Stacy Judah, MFT, is a researcher, author, and clinical psychotherapist specializing in spiritual emergence.
Stacy works with couples using EFT and experiential approaches.
She works with children (2-18) using play and art therapy.
Stacy works with clients utilizing transpersonal, somatic, and spiritually based approaches. She is a psychotherapist for clinicians,' clergy, and educators.'
Stacy conducts virtual therapy on Mondays utilizing cognitive-behavioral, psychodynamic, and spiritual approaches; helping clients' to heal the impact of anxiety and depression, trauma, and relationship conflicts.
Stacy's educational background includes degrees in sociology, human development, social service, counseling, and marriage family therapy. She is the founder of Helm Counseling, a mental health clinic serving families of the bay area of California. Stacy is the founding director of the 'Source Blue' program, a mental health program serving the needs of first responders. Stacy has facilitated inpatient and outpatient psychotherapy groups for over 25 years.
"As I reflect on my professional experience for the past twenty years in the clinical field, several insights emerge for me. I have worked with women who were experiencing incarceration, dually diagnosed populations including the developmentally delayed, chemically dependent, and spiritually emergent. Working extensively in both the inpatient and outpatient settings has provided me with a wide range of experience with the elderly, children and their families, and the recovering population. I strive to provide the best practice base for clients in need of holistic answers." Stacy Judah DMFT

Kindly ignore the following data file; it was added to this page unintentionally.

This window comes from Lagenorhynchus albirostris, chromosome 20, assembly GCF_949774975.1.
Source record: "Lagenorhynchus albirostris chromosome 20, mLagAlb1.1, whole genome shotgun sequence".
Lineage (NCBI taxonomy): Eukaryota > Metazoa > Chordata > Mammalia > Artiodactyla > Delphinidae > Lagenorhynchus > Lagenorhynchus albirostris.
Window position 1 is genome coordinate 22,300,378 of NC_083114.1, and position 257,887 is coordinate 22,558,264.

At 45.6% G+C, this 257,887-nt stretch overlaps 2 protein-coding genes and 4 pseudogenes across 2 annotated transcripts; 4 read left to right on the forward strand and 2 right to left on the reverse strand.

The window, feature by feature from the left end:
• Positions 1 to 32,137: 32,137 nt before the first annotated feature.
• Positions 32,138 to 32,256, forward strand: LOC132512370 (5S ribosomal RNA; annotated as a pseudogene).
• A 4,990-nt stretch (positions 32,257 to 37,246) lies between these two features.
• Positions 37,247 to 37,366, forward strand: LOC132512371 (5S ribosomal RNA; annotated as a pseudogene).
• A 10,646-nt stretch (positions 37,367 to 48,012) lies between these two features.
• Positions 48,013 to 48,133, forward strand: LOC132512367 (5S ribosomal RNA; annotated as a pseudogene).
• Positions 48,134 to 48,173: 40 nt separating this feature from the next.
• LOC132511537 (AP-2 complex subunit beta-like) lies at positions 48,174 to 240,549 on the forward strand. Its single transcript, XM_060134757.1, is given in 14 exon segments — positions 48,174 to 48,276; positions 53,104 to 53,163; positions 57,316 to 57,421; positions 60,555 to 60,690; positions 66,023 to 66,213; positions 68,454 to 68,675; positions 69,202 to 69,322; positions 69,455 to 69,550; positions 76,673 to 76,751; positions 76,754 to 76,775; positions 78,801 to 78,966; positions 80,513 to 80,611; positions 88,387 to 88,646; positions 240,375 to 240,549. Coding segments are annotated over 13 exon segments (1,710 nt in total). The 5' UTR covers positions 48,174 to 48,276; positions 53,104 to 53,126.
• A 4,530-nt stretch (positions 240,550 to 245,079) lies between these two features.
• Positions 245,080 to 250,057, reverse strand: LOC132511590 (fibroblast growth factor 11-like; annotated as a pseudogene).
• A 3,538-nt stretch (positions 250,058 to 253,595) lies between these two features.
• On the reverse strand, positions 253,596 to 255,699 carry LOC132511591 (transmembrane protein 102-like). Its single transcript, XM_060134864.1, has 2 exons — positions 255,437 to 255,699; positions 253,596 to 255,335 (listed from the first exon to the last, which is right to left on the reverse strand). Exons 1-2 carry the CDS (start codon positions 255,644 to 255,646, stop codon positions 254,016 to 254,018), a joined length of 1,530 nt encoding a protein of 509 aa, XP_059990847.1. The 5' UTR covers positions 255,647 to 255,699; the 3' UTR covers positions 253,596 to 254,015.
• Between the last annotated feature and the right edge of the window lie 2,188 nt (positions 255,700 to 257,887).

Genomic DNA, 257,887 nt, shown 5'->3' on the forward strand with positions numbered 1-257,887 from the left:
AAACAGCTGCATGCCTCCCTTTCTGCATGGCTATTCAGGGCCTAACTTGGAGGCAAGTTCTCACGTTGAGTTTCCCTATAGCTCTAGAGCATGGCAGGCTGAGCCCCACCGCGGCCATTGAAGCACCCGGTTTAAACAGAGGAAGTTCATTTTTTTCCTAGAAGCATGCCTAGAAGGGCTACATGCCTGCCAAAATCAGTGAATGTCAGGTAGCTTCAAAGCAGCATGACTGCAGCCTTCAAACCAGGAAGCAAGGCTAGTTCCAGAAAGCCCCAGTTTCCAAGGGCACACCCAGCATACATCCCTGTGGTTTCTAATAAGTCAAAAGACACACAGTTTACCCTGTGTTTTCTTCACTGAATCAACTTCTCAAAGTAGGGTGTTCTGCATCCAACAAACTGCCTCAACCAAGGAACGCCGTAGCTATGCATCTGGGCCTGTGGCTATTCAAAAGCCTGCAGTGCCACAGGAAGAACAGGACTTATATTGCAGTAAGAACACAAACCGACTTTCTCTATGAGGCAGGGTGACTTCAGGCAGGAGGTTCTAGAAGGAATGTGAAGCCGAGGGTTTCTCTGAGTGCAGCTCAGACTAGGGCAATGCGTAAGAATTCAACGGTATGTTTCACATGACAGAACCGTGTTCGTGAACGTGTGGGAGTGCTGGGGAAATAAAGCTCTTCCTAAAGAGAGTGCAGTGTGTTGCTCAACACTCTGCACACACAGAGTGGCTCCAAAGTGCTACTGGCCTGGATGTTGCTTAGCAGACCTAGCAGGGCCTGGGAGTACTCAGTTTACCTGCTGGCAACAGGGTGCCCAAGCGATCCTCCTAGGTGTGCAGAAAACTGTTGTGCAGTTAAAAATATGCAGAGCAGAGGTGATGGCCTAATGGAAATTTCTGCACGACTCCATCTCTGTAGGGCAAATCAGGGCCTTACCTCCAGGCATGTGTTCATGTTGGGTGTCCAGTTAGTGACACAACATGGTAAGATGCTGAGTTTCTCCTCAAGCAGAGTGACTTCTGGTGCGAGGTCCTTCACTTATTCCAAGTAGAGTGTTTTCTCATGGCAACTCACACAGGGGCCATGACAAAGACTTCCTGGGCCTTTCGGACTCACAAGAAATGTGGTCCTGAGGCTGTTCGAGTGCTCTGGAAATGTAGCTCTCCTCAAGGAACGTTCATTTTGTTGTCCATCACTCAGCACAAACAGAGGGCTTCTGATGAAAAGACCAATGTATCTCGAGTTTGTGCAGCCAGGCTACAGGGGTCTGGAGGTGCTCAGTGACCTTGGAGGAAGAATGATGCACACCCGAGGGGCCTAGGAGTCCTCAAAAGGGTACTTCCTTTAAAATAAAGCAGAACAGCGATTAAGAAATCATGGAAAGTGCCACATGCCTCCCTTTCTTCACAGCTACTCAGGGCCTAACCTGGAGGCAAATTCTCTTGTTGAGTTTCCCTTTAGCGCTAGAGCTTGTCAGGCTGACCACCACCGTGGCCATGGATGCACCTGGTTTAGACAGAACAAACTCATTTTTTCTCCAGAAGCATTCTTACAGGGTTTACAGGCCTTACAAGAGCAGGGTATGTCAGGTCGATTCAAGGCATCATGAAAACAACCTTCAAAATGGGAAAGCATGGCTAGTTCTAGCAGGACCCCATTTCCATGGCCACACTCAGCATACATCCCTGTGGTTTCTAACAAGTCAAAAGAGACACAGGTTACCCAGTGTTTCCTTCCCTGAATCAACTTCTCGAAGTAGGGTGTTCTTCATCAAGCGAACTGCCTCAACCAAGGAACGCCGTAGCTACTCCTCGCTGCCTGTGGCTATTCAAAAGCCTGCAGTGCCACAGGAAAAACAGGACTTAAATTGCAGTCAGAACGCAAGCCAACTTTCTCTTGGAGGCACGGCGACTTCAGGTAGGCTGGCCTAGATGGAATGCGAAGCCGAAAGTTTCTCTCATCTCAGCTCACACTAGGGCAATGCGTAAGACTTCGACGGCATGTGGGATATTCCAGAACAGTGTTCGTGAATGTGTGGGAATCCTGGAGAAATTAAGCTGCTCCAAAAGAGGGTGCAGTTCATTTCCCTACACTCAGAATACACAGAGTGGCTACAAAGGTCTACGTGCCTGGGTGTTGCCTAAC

Marriage and family therapists (MFT's) are licensed mental health professionals who work with individuals, couples whether married or not, and families of all types. MFT's are required to have 3,000 hours of supervised experience following a Maters degree.
The decision to start therapy with a licensed professional is like setting out on an expedition to both rediscover old territories and to discover new territories. One set of questions therapy asks:
The next time you find yourself in a conflict with your partner, try to avoid Gottman’s four horsemen of the apocalypse. These styles of fighting predict that a couple will break up, rather than stay together. Lute (2015) found that using mindfulness during an escalation by focusing one’s attention on the present moment, in a nonjudgmental way enables individuals to bypass feelings of overwhelmed due to their partner’s attachment activation. Gottman (1999) offers alternatives to the four fighting styles listed below. Instead, a gentle startup, expressing a culture of appreciation, and taking responsibility for one’s behavior are suggested to enhance a couple’s experience and establish a secure attachment style. Psychological self-soothing is a way for partners to reduce the impact of potentially damaging interactions. When partners are able to self soothe and soothe each other, a successful repair following a relationship rupture stabilizes the relationship.